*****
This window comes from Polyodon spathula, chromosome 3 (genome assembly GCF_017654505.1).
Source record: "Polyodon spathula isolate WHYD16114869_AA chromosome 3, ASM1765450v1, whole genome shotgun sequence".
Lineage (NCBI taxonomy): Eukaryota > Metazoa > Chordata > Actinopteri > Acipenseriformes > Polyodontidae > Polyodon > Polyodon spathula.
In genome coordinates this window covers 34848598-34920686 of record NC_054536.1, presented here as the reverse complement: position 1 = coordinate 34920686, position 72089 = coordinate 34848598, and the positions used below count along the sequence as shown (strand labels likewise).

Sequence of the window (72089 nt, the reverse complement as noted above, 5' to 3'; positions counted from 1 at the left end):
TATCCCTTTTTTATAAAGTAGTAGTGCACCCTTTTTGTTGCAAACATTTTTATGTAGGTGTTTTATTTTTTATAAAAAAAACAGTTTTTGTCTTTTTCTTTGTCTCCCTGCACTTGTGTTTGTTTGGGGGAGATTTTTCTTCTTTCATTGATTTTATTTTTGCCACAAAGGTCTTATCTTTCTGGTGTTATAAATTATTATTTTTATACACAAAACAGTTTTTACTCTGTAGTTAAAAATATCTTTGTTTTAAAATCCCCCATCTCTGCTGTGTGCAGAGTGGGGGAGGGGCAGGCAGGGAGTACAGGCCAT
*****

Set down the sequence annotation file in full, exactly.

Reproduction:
This window comes from Polyodon spathula, chromosome 3 (genome assembly GCF_017654505.1).
Source record: "Polyodon spathula isolate WHYD16114869_AA chromosome 3, ASM1765450v1, whole genome shotgun sequence".
Lineage (NCBI taxonomy): Eukaryota > Metazoa > Chordata > Actinopteri > Acipenseriformes > Polyodontidae > Polyodon > Polyodon spathula.
In genome coordinates this window covers 34848598-34920686 of record NC_054536.1, presented here as the reverse complement: position 1 = coordinate 34920686, position 72089 = coordinate 34848598, and the positions used below count along the sequence as shown (strand labels likewise).

Sequence of the window (72089 nt, the reverse complement as noted above, 5' to 3'; positions counted from 1 at the left end):
TATCCCTTTTTTATAAAGTAGTAGTGCACCCTTTTTGTTGCAAACATTTTTATGTAGGTGTTTTATTTTTTATAAAAAAAACAGTTTTTGTCTTTTTCTTTGTCTCCCTGCACTTGTGTTTGTTTGGGGGAGATTTTTCTTCTTTCATTGATTTTATTTTTGCCACAAAGGTCTTATCTTTCTGGTGTTATAAATTATTATTTTTATACACAAAACAGTTTTTACTCTGTAGTTAAAAATATCTTTGTTTTAAAATCCCCCATCTCTGCTGTGTGCAGAGTGGGGGAGGGGCAGGCAGGGAGTACAGGCCAT